There are currently close to 6 billion mobile phone subscriptions worldwide, and increased usage of cell phones has understandably led to a greater level of interest in how safe they are. The main concern for our health is that mobile phones emit and receive electromagnetic radiation as a result of their need to communicate with relay towers, and some of this radiation is absorbed by the head when the phone is held up to the ear. Whether or not the radiation (both the amount and the frequency) that a typical mobile phone user is likely to receive is potentially damaging to their health has been the subject of debate for some time.
Anecdotal evidence that high mobile phone use can potentially lead to brain tumors is not hard to find. Newspapers and other media sources are only too ready to run such stories. However, given that there are so many people using mobile communication so regularly, the chances are that someone is going to have a brain tumor at some point, whether or not there is any link with the amount of time they spend on their phone. The obvious question is whether or not there is good reason to be concerned over how and how much you use your phone.
The most recent assessment of the scientific evidence of mobile phone safety was carried out by the European Commission Scientific Committee on Emerging and Newly Identified Health Risks (SCENIHR). They concluded that mobile phone usage was unlikely to increase the risk of developing brain tumors.
The most recent results from a long-term study by researchers from the Institute of Cancer Epidemiology at the Danish Cancer Society in Denmark also failed to find any link between mobile phone usage and the development of brain tumors or any other cancers of the nervous system. This study was particularly significant in that it used most of the Danish population to determine if there was any difference in the incidence of brain cancers between mobile phone users and non-mobile phone users. Unsurprisingly, this work has been quoted frequently, especially by cell phone companies, as evidence that their products have now been given a completely clean bill of health.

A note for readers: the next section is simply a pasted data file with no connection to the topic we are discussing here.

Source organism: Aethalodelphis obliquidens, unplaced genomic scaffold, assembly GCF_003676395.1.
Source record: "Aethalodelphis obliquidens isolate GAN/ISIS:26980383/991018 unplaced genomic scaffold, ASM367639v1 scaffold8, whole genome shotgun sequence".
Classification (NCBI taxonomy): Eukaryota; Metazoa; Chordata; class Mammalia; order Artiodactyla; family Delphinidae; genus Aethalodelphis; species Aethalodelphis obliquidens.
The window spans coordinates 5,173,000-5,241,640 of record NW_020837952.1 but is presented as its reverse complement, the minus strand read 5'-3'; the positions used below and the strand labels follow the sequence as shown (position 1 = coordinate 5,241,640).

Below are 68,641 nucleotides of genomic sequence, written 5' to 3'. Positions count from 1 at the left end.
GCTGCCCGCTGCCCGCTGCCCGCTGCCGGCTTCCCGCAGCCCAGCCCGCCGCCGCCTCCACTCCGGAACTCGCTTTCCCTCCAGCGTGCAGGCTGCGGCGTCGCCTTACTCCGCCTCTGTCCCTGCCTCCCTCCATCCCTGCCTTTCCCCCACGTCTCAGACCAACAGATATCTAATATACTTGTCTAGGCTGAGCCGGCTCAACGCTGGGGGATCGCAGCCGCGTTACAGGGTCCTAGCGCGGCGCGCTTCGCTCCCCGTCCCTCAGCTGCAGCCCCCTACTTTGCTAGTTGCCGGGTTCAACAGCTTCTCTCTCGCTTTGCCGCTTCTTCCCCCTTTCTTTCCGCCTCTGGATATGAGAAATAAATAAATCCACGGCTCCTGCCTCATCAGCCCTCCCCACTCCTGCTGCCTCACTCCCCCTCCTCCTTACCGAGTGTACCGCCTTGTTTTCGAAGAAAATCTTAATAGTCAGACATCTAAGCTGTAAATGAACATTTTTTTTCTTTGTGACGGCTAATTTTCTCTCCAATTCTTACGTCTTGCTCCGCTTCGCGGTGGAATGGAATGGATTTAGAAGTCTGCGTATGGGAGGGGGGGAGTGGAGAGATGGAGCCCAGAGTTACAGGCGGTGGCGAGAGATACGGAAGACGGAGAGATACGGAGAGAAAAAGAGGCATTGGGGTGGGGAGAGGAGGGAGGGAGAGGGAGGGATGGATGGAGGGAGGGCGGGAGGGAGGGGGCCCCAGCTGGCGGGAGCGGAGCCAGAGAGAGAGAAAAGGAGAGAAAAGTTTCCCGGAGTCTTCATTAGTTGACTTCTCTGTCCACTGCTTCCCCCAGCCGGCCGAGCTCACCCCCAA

In contrast to the previous results, the conclusion of a 2010 paper published in the International Journal of Epidemiology on the subject suggested that while no overall link was found between two kinds of brain tumor and mobile phone usage, the data did point to a possible increase in the development of glioma-type tumors in the most intensive users. The authors also pointed out that since the new generations of smart phones are being used for even greater periods of time, especially by younger people, further and ongoing studies in this area are definitely merited.
In 2011, the World Health Organization (WHO) classified mobile phone radiation as “potentially carcinogenic to humans.” Following from this, many countries have adopted a precautionary approach and suggested moderation in cell phone usage. Using a hands-free kit to avoid holding a phone next to your head has also been advised. While the available evidence suggests that low and normal usage of a mobile phone does not increase your risk of developing a brain tumor, it is probably wise to reduce your exposure to electromagnetic radiation as much as you can, and certainly to avoid spending long periods of the day with a phone next to your ear.